“Should I have stopped this?”

I was on the Circulator coming home from work yesterday, and I noticed an older man (at least 50 or 60) sitting across from a young girl (maybe 19 or 20?) in the back of the bus. The man was pretty unkempt, didn’t look like he’d had a shower recently, and was carrying a few dirty bags, and my first impression was that he was probably homeless. I was sort of sketched out, since they didn’t look like they knew each other and she was laughing that uncomfortable laugh that you laugh when a creepy man is talking to you and you don’t want him to. I didn’t say anything, because it wasn’t my business, but then I started overhearing the following clips of conversation (from the man): “I want to lick your toes”… “I love massages…” “Pleasure is central to my life…” and then, “You made my day, I’m going to be thinking about you all day, and all night. All night long!”

I was officially creeped out/disgusted/scared by this point, and was trying to figure out how to save this girl (ask her to come sit with me? go over and ask if she was okay?) when I heard him ask her how late he could call. “Before 10 is good,” I heard her say. From my perspective, that made it harder for me to get involved- should I have interfered anyway? I was sure I hadn’t heard wrong, but maybe she had willingly given him her number and was looking for a friend. Who am I to judge? Or hey, maybe she gave a fake number to try to get him to shut up. But then, he said that he was getting off at the next stop (my stop, O & Wisconsin) and asked whether he could give her a goodbye kiss. I didn’t hear her reply, but turned around to see him standing over her. The stop came and went and neither of us got off, because he wasn’t going anywhere and I was not about to leave the bus when this girl was alone in the back with this man, so I just kept looking back there every few second s or so, trying to figure out what to do. I then saw him kiss her forehead before finally leaving the seat area and walking out of the bus behind me. Since he’d seen me looking at him for the past 10 minutes (he was facing me; she wasn’t), I was worried he might try to follow me, so I went the opposite direction he did.

Should I have stopped this? I had an awful experience last year in Paris when I told a man to essentially fuck off when I caught him moving around in order to stare directly down my friend’s shirt- I ended up getting physically assaulted by him and basically had to run out of the car to escape him. So I didn’t want to try to get involved with this situation and then have the man follow me home or something. But I hope that girl is okay…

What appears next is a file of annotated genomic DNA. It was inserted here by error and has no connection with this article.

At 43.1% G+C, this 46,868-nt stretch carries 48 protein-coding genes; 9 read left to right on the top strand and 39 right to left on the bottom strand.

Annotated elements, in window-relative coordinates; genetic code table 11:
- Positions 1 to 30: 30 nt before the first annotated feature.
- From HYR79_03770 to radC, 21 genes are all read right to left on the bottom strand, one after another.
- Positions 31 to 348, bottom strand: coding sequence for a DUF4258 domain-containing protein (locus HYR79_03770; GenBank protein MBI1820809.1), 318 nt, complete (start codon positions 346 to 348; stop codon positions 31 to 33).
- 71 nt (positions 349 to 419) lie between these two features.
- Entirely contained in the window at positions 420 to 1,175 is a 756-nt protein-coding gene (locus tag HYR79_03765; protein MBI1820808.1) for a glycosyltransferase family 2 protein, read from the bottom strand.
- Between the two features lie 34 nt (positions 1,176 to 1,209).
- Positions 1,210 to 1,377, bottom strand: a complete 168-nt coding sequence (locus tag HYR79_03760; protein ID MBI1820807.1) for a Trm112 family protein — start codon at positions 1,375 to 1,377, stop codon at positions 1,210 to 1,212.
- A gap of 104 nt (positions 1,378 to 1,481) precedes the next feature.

Submitted by H on 4/15/2010

Location: Circulator, Wisconsin Ave

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4 responses to ““Should I have stopped this?”

  1. Should I have stopped this? I had an awful experience last year in Paris when I told a man to essentially fuck off when I caught him moving around in order to stare directly down my friend’s shirt- I ended up getting physically assaulted by him and basically had to run out of the car to escape him. So I didn’t want to try to get involved with this situation and then have the man follow me home or something. But I hope that girl is okay…

    I feel you didn’t respond not because you didn’t know if it was a good idea or not, but because you were afraid to do so due to your previous experience. I don’t blame you at all…it’s a tough battle to get involved in.

    When I see anyone who looks uncomfortable in what appears to be harassment, I speak up, and I too get those reactions. I get physically threatened, called names, and 9 times out of 10 not a soul steps in to help me. DC has such an “all about me and no one else matters” attitude and too much of a bystander mentality. If more people were willing to jump in and help when things got sketchy, then more people would feel bold enough to stand up to harassers. There is a safety in numbers that people just don’t realize!

    Don’t kick yourself because you didn’t react this time. I’m sure that in DC there will sadly be a next time that something like this happens, and hopefully you’ll have the strength to take a stand. And if I ever see someone standing up to a harasser and getting chewed out, I will back the person who took a stand 100%. No one should have to stand up to these fools alone.

  2. there’s no one “should do” in these situations, it’s all dicey judgment calls. she seemed to have had things in hand, if she genuinely and desperately needed help she could have made stronger signals.

  3. I’m no expert, but a suggestion for next time may be to just turn around and be like “Damn!” when you hear the harasser make a crude comment. You can play it off as funny and non-confrontational, but the objective is to get the target’s attention — because then you can make eye contact and say something sarcastic to the effect of, “Do you know this Cassanova or are they just ‘sweet-talking’ you like that at random?”

    If the target says they don’t know the harasser, then it’s worth intervening and telling the crude one that this is a shared space and you don’t want to hear those remarks. Just be prepared to absorb any of the unwanted attention being displaced from the target onto you — so be smart about it and don’t be afraid to speak up to the bus driver if you feel uncomfortable.

    • …so be smart about it and don’t be afraid to speak up to the bus driver if you feel uncomfortable.

      From some stories that were posted on Stop Street Harassment, bus drivers don’t always intervene. Better training needs to be done so drivers do more than simply drive the bus. Others suggest to call Metro Transit Police when stuff goes down on the bus, but that too doesn’t necessarily have good results.

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